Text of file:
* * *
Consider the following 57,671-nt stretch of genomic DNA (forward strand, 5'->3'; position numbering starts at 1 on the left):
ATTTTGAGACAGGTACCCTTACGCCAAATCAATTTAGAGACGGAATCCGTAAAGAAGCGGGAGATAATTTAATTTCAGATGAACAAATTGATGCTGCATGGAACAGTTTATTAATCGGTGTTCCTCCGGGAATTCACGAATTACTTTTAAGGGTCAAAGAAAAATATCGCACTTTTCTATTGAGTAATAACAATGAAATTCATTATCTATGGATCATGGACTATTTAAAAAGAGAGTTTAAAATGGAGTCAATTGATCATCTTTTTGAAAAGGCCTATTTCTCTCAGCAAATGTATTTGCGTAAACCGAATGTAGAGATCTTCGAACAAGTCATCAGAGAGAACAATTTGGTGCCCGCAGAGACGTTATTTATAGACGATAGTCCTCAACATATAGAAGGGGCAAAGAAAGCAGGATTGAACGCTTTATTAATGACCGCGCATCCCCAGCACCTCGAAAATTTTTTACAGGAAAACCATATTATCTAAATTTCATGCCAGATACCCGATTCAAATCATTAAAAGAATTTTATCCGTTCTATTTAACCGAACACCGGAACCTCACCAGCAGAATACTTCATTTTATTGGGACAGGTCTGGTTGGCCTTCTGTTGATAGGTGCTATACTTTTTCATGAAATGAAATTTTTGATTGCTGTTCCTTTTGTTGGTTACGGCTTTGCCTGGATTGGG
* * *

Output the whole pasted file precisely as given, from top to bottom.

Consider the following 57,671-nt stretch of genomic DNA (forward strand, 5'->3'; position numbering starts at 1 on the left):
ATTTTGAGACAGGTACCCTTACGCCAAATCAATTTAGAGACGGAATCCGTAAAGAAGCGGGAGATAATTTAATTTCAGATGAACAAATTGATGCTGCATGGAACAGTTTATTAATCGGTGTTCCTCCGGGAATTCACGAATTACTTTTAAGGGTCAAAGAAAAATATCGCACTTTTCTATTGAGTAATAACAATGAAATTCATTATCTATGGATCATGGACTATTTAAAAAGAGAGTTTAAAATGGAGTCAATTGATCATCTTTTTGAAAAGGCCTATTTCTCTCAGCAAATGTATTTGCGTAAACCGAATGTAGAGATCTTCGAACAAGTCATCAGAGAGAACAATTTGGTGCCCGCAGAGACGTTATTTATAGACGATAGTCCTCAACATATAGAAGGGGCAAAGAAAGCAGGATTGAACGCTTTATTAATGACCGCGCATCCCCAGCACCTCGAAAATTTTTTACAGGAAAACCATATTATCTAAATTTCATGCCAGATACCCGATTCAAATCATTAAAAGAATTTTATCCGTTCTATTTAACCGAACACCGGAACCTCACCAGCAGAATACTTCATTTTATTGGGACAGGTCTGGTTGGCCTTCTGTTGATAGGTGCTATACTTTTTCATGAAATGAAATTTTTGATTGCTGTTCCTTTTGTTGGTTACGGCTTTGCCTGGATTGGG